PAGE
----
We drove up to Keller, today to have our alpaca herd sheared at our new friends and mentors’ farm, DJ’s Classic Alpacas. What an efficient operation. The shearer and his crew, along with recruited helpers, gave our six camelid critters the full beauty treatment – fiber sheared, nails clipped, teeth filed, and vaccinated – in about an hour. It was amazing.
The most stressful part of the process was worrying about the weather. Alpacas can’t be sheared if their hair is wet. For days, I watched the weather channel and listened to meteorologist predictions. By Thursday morning, I thought we were in the clear but driving home from work, I noticed the dark clouds gathering to the north. Conferring with Jim Bob, we decided that Webb Acres wouldn’t be affected so I watered the garden and gave the alpacas their supper.
Finally, sitting down to watch the news, I looked at the weather app on my phone and sensed we were in trouble. The thunderstorm to the north and the other to the south were about to
merge and we were going to get drenched. Gathering the scattered herd in record time, we managed to get everyone moved in to the trailer just as the first big drops fell. By the time we had them in shelter the sky opened up with rain, hail, and wind. Phew.
Alpacas are sheared annually and their fiber is the reason I first fell in love with them. Alpaca hair is not scratchy, softer and more resistant than wool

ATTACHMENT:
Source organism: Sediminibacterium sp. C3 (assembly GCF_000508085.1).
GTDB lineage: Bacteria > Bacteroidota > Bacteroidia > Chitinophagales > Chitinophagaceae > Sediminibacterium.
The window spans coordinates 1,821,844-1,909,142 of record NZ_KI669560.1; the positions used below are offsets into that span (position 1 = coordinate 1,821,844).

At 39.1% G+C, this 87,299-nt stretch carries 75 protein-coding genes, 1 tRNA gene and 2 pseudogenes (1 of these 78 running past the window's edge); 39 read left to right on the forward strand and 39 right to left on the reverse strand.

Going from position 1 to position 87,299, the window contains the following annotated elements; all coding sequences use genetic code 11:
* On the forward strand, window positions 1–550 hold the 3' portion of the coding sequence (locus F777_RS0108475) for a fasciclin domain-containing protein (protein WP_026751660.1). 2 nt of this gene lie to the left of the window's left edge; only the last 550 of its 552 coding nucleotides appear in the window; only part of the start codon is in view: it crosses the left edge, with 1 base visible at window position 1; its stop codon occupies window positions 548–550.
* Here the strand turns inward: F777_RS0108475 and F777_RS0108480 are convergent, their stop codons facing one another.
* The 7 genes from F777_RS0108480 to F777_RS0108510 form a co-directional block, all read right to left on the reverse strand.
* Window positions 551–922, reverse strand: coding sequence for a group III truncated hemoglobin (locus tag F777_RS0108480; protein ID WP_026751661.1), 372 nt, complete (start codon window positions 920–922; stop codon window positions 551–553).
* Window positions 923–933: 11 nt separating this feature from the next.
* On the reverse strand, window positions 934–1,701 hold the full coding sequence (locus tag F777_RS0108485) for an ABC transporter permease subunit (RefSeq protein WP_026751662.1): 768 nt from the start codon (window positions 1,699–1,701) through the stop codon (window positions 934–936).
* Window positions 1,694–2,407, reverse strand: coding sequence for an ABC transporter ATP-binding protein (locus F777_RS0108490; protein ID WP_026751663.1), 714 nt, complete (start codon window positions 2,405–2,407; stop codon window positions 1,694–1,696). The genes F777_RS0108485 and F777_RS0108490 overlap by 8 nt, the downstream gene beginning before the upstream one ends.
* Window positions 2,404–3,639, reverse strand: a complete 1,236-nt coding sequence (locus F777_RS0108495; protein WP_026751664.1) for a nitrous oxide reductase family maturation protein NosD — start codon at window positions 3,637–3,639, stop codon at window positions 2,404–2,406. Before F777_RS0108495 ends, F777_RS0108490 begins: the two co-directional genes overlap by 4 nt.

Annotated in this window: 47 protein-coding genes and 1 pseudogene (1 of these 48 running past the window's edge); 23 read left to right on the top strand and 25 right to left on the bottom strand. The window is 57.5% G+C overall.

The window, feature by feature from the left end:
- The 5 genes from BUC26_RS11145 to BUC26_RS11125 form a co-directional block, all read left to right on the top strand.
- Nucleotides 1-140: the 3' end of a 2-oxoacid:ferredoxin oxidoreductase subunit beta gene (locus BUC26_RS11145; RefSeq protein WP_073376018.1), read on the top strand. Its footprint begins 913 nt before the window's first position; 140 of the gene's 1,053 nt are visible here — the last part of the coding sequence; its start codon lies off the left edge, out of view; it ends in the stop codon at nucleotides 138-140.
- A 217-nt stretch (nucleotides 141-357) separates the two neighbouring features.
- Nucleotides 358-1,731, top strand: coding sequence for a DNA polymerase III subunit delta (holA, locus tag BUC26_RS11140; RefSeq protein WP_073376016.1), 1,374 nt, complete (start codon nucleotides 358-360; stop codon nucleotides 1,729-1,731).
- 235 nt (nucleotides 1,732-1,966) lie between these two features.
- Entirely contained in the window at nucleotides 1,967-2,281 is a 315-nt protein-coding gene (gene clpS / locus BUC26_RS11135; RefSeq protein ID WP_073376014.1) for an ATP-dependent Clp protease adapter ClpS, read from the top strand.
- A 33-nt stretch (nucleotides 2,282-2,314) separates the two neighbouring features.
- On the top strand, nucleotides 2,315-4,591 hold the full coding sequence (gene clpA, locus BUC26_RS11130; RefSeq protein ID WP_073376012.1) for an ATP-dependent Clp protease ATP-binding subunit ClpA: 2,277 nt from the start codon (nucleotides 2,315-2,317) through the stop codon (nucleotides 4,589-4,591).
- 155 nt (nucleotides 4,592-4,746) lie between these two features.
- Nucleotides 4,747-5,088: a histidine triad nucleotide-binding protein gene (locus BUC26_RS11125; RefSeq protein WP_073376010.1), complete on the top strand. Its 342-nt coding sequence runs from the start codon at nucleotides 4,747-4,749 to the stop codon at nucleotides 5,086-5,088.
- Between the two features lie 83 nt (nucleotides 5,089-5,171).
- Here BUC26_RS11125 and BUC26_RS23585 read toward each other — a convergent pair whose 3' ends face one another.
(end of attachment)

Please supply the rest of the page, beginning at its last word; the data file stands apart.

and it doesn’t contain lanolin which I’m allergic to. There are so many uses for alpaca fiber too but I’ll talk about that in a future post.
I learned a lot from the folks at the farm too. We purchased our alpacas without papers or history and know they are not competition quality. Surprisingly, Cocoa and Zeus have a color and texture to their fiber that is high demand. Two of the helpers are spinners and were so impressed with their hair that they want to buy some. I was shocked and thrilled that mamma and son have high demand fiber. And hearing accolades from people in the know was exciting.
I didn’t realize that some people are willing to buy the hair without skirting (picking the dirt and burrs). Since I haven’t had time to work much with the fiber from last year, I may be able to reduce some inventory.